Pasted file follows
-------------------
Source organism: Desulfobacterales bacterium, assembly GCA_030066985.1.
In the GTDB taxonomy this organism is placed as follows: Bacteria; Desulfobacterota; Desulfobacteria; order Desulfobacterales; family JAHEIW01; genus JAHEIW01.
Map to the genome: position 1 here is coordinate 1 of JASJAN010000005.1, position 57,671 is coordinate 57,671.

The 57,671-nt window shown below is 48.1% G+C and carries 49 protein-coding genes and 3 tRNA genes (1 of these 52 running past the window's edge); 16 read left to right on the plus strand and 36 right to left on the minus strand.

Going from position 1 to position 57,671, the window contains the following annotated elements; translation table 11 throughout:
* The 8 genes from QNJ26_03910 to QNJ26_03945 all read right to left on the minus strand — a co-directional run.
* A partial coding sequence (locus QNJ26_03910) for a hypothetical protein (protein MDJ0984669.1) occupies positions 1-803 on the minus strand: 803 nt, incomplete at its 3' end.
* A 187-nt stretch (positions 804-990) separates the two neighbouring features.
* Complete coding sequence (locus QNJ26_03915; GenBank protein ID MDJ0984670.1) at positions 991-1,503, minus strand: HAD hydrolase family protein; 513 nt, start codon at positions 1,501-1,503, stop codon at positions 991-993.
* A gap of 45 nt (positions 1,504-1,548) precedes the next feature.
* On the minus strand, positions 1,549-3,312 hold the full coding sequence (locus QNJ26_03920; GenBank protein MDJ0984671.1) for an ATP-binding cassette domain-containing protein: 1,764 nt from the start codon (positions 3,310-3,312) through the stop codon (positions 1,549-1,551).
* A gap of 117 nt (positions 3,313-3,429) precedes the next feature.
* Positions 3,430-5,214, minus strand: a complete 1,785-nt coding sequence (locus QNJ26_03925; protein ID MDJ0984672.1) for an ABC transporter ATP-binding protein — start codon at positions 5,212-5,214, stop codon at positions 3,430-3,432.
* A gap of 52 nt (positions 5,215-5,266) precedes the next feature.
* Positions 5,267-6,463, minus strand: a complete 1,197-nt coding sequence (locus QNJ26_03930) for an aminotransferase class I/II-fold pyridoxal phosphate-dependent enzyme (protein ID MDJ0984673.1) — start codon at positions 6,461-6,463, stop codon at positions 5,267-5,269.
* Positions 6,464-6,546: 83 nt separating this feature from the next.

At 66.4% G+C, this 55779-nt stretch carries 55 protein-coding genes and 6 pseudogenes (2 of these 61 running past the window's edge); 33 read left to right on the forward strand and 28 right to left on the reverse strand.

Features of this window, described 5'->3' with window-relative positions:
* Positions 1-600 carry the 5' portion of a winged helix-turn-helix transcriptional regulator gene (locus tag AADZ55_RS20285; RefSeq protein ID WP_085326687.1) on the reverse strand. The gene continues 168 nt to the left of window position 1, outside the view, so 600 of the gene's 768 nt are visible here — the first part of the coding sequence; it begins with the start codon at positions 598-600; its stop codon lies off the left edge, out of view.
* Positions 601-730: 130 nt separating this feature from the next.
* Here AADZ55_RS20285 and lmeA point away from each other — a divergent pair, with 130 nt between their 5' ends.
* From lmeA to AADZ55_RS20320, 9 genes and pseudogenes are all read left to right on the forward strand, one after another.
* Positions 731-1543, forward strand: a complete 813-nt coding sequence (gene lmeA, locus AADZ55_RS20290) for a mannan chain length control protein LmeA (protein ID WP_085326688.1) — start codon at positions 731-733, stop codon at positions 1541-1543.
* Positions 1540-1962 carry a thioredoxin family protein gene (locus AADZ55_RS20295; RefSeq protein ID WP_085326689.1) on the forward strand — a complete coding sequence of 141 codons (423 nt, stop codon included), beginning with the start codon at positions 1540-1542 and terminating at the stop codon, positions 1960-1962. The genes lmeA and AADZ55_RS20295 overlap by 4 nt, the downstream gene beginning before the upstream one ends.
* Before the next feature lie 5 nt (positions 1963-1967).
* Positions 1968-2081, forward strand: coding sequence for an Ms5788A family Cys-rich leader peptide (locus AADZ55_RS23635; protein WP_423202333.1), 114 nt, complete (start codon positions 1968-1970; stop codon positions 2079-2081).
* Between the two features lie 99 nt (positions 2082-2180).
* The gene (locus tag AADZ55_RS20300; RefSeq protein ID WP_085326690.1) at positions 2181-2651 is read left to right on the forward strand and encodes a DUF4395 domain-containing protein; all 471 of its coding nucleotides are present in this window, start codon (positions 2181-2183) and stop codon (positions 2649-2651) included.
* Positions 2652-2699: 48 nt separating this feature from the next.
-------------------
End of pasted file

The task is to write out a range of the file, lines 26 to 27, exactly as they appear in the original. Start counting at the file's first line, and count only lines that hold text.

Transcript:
* Positions 1968-2081, forward strand: coding sequence for an Ms5788A family Cys-rich leader peptide (locus AADZ55_RS23635; protein WP_423202333.1), 114 nt, complete (start codon positions 1968-1970; stop codon positions 2079-2081).
* Between the two features lie 99 nt (positions 2082-2180).